Many homeowners in Philadelphia receive repeated calls, letters, and visits from “We Buy Houses” residential property wholesalers offering cash for their homes or other property they own. Often, these wholesalers target people who are going through financial hardship and use high-pressure tactics to convince homeowners to sign agreements for their homes. They also target homeowners in neighborhoods with rising home values, especially in Black and Latinx communities.
These wholesalers often offer far less than the actual value of their property. As a result, long-time homeowners lose valuable wealth and family homes are lost. On December 1, 2020, Mayor Kenney signed a new law that curbs the worst abuses in this industry. The law has several parts.
Do Not Solicit List
As part of the new law, wholesalers are now prohibited from contacting homeowners who announce that they do not want to receive home purchase offers. To help homeowners announce that they do not want to be contacted, the City created a Do Not Solicit list.
What counts as “soliciting”?
Any communication where a wholesaler offers to buy your house counts as soliciting. This may be in the form of phone calls, texts, mailings, or even in-person visits.
How do I sign up for the list?
Homeowners who do not want to be contacted by wholesalers can now sign up for the City’s “do not solicit” list here or by calling 215-686-4500.
What if I don’t want to be on the list, but one wholesaler is bothering me?
Being on the list is just one way to announce you do not want communications from wholesalers. You can also inform any wholesaler or wholesalers directly, preferably in writing, that you do not want them to contact you again.
What if I am on the list, but a wholesaler contacts me anyway?
Wholesalers who violate the Do Not Solicit part of the law are subject to fines of up to $2,000 per contact. You can file a complaint with the Philadelphia Commission on Human Relations here or by calling 215-686-4670.
- Residential Property Wholesalers are now required to be licensed by the City of Philadelphia.
- Wholesalers who are licensed are required to follow ethical guidelines and provide clear and accurate information to homeowners. To see if a wholesaler is licensed, you can search this website.
- A homeowner who signs an Agreement of Sale with an unlicensed wholesaler may cancel the Agreement at any time before closing.
- For more information on how cancel an Agreement of Sale or if you think a wholesaler is not acting ethically, contact Community Legal Services at 215-981-3700.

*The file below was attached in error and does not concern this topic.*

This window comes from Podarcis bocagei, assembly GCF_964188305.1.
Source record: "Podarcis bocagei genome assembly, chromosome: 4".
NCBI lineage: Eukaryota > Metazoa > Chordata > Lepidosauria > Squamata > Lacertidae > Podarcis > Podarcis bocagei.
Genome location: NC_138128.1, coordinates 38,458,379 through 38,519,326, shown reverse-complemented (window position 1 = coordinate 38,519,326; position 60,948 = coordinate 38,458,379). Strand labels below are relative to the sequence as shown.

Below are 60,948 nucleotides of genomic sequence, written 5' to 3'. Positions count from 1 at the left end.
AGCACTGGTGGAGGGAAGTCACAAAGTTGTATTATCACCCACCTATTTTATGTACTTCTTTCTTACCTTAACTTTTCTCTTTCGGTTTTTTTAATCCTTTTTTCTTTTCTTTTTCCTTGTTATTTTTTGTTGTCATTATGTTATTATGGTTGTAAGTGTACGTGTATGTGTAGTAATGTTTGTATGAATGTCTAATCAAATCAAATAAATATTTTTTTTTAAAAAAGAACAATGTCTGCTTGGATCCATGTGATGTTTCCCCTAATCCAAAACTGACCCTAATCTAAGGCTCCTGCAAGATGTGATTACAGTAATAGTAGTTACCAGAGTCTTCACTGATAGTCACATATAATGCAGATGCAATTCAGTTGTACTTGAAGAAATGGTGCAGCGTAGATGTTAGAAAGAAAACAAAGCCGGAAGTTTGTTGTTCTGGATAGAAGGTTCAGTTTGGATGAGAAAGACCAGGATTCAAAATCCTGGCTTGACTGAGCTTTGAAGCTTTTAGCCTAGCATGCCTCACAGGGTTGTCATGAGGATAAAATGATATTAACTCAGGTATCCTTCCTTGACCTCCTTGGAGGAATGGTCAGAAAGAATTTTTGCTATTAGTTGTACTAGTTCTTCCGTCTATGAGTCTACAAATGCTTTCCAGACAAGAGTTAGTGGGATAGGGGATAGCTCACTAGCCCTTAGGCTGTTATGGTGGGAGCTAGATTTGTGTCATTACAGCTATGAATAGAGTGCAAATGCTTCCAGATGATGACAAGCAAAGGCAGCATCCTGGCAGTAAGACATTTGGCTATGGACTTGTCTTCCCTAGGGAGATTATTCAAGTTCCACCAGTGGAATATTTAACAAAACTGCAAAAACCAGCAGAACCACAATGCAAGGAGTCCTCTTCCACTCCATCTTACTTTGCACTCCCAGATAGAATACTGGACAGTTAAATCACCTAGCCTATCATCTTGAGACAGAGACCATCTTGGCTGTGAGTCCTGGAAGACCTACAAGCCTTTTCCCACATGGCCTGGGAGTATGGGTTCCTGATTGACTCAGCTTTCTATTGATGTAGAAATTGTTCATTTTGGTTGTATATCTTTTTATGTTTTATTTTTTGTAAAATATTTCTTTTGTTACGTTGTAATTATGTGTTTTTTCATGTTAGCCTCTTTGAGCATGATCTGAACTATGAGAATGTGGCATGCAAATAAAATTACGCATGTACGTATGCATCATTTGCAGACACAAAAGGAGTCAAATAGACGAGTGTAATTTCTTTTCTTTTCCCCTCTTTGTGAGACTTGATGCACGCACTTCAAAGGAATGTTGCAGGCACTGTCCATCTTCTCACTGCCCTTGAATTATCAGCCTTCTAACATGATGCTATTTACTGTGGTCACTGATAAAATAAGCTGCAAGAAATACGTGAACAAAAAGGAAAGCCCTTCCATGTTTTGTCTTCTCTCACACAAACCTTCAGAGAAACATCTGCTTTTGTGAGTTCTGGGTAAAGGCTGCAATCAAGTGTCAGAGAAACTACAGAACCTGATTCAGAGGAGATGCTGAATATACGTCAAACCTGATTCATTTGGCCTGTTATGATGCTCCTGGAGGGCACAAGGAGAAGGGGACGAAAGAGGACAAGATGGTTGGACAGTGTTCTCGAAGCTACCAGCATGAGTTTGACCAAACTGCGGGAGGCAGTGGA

Homeowner Bill of Rights
Many homeowners who sell to Residential Property Wholesalers do so because they think they do not have other options, especially if the home is in mortgage or tax foreclosure or needs repairs. Homeowners who want to sell their homes are often not aware of how much their home is worth, especially after a dramatic rise in home prices in recent years.
Wholesalers now must provide a document with any offer to buy a home at least three days before any Agreement of Sale is signed. That document gives important information to homeowners about City programs to help homeowners with tax, mortgage, repair, and other homeownership problems. The document also encourages homeowners to do independent research about what their home might be worth before agreeing to an offer from a wholesaler. You can see the entire document here.
If you or someone you know is considering selling a property because of taxes, mortgage problems, or repair needs, the Save Your Home Philly Hotline may be able to help. Call the Hotline at 215-334-4663 to see if any relief programs can help you.
Media coverage of this new law:
Inquirer Editorial Board, “Editorial: Philly’s new homeowner protection law is a useful tool for neighborhoods facing gentrification,” Dec. 2, 2020, Philadelphia Inquirer.
Kate Dugan and Tonnetta Graham, “‘Opinion: We buy houses’: Philly Council targets real estate scammers with bill,” Nov. 18, 2020, PlanPhilly/WHYY.
Jacob Adelman, “New city law aims to crack down on real estate ‘wholesalers,’ seen as exploiting underinformed property owners,” Nov. 19, 2020, Philadelphia Inquirer.
Taylor Allen, “Wholesaler or huckster? Philly Council passes bill to curb real estate scammers,” Nov. 19, 2020, PlanPhilly/WHYY.
Michael D’Onofrio, “City Council approves homeowners ‘do not solicit,’ sends bill to Kenney,” Nov. 19, 2020, The Philadelphia Tribune.